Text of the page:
If it isn’t clear yet, the decision-making process is dynamic and relationships between justices are critical. No single justice can accomplish a whole lot. Unless at least three of my colleagues agree with my view, it will be fairly meaningless. Given this, there is a high value placed on the ability to convince others at the table. And that task is personal.

My colleagues need to trust that I am an honest broker. They need to know that I will listen to them when they bring a question, concern, or idea to the table. They need to know that I will carefully read any memo they circulate. They need to know that I will change my mind when presented with a good argument suggesting my thinking was incorrect for any number of reasons. They need to know that I will take their call if they want to talk more about any question on the agenda and that I will do the follow-up work that is required when they ask a question I had not yet thought about or raise a concern that had not gotten my attention. In short, they need to know that I am working with them—never against them—even when we disagree and come out on opposing sides of a question.

For me, at least, it is the in-person and on-the-phone discussions about the questions we are deciding where the most important work is done. I am hard-pressed to think of a conversation with a colleague about a difficult legal question where my thinking didn’t get clearer. The process is so important, in fact, that I regularly phone some of my colleagues even as I am still forming my thinking about the issues on the agenda. I believe these informal conversations to be the single most important part of judicial decision making on a multi-member court. I often change my view in these conversations—and also often influence my colleagues’ views.

This last part is, I suspect, the most useful peek behind the curtain that I have to offer, and I’m confident it is also the most universal, because I suspect it is a feature of any multi-member court that relationships are central to that body’s decision making, even if only in the breach. This isn’t an original idea, of course. And isn’t even unique to courts. Think of other governing multi-member bodies: legislative and administrative rule-making bodies, corporate and nonprofit boards, community organizations, even juries. The relationships between the individual members of these bodies inevitably have a tremendous effect on how they make decisions. Individual members are more or less central to decision making, depending on their relationships with their colleagues.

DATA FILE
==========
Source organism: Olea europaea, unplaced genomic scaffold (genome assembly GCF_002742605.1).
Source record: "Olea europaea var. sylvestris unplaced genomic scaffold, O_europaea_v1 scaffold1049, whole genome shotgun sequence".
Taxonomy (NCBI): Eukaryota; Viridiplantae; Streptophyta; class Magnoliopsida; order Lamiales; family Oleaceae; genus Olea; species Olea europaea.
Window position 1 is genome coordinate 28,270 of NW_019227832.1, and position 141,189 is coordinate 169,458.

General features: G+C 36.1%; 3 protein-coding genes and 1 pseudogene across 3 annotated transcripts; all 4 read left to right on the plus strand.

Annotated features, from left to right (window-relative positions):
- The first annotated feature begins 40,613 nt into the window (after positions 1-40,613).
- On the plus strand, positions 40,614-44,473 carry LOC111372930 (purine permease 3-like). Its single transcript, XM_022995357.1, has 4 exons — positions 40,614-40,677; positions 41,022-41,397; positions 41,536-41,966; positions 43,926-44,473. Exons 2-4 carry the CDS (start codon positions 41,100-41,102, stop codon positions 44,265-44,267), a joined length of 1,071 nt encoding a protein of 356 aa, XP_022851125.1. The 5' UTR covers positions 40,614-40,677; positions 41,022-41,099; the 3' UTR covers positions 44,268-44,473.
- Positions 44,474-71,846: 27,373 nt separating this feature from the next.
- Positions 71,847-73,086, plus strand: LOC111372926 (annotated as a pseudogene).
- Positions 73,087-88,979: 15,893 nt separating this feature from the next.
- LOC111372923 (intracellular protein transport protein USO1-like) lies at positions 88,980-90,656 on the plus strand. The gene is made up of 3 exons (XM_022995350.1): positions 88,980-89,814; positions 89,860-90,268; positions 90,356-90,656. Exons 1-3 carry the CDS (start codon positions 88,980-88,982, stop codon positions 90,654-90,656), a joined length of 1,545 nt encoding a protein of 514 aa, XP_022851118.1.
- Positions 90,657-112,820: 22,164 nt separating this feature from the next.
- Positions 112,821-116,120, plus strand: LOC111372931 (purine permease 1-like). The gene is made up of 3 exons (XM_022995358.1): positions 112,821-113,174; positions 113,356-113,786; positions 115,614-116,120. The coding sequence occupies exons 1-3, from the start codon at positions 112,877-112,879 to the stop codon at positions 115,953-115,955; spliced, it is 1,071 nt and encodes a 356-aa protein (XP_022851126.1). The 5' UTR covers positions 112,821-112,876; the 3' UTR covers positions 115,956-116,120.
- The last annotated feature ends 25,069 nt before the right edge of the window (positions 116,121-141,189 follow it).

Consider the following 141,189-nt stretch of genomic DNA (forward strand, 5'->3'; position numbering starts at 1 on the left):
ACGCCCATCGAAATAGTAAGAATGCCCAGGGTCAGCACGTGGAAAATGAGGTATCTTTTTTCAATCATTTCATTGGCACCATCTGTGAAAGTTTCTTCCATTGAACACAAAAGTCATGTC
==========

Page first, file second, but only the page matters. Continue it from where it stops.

There are bodies of scholarship that cross academic disciplines about this very topic. Social psychologists have studied how groupthink leads to worse decision making, how polarization within a group can lead to more extreme decisions, what factors increase good decision making, and what factors impede it. I suspect that a multi-member court’s decision-making process would be a fascinating social science study for any researcher, but the confidential nature of the deliberations makes it an unlikely one.


For now, what takeaways are there for lawyers who practice in these courts? A single justice with the interest and the effort can convince three others. Some justices are famous for having this quality. There are countless anecdotes about Justice William Brennan’s capacity to influence his colleagues; at one point in the Supreme Court’s history, if you had Justice Brennan’s vote, then you could count on a few more coming along.

Appellate advocates need to figure out if there is such a justice on their question. Get her attention, in writing and at the argument. Give her the best help you can to advocate for your cause within the court’s internal deliberations. As an advocate, helping a judicial ally is the least you can do—and probably also the most.

Your case is out of your hands for big and important parts of its life. What happens at initial application review, at conference, and in those conversations before and after conference among the justices is critical and, for the most part, completely outside your control. As I’ve shown, conversations are central to the appellate decision-making process. You can’t be part of them, but you can do the next best thing by helping out someone who thinks about your case like you do—and who is part of those conversations.

Hon. Bridget Mary McCormack

The author is chief justice of the Michigan Supreme Court and an associate editor of Litigation.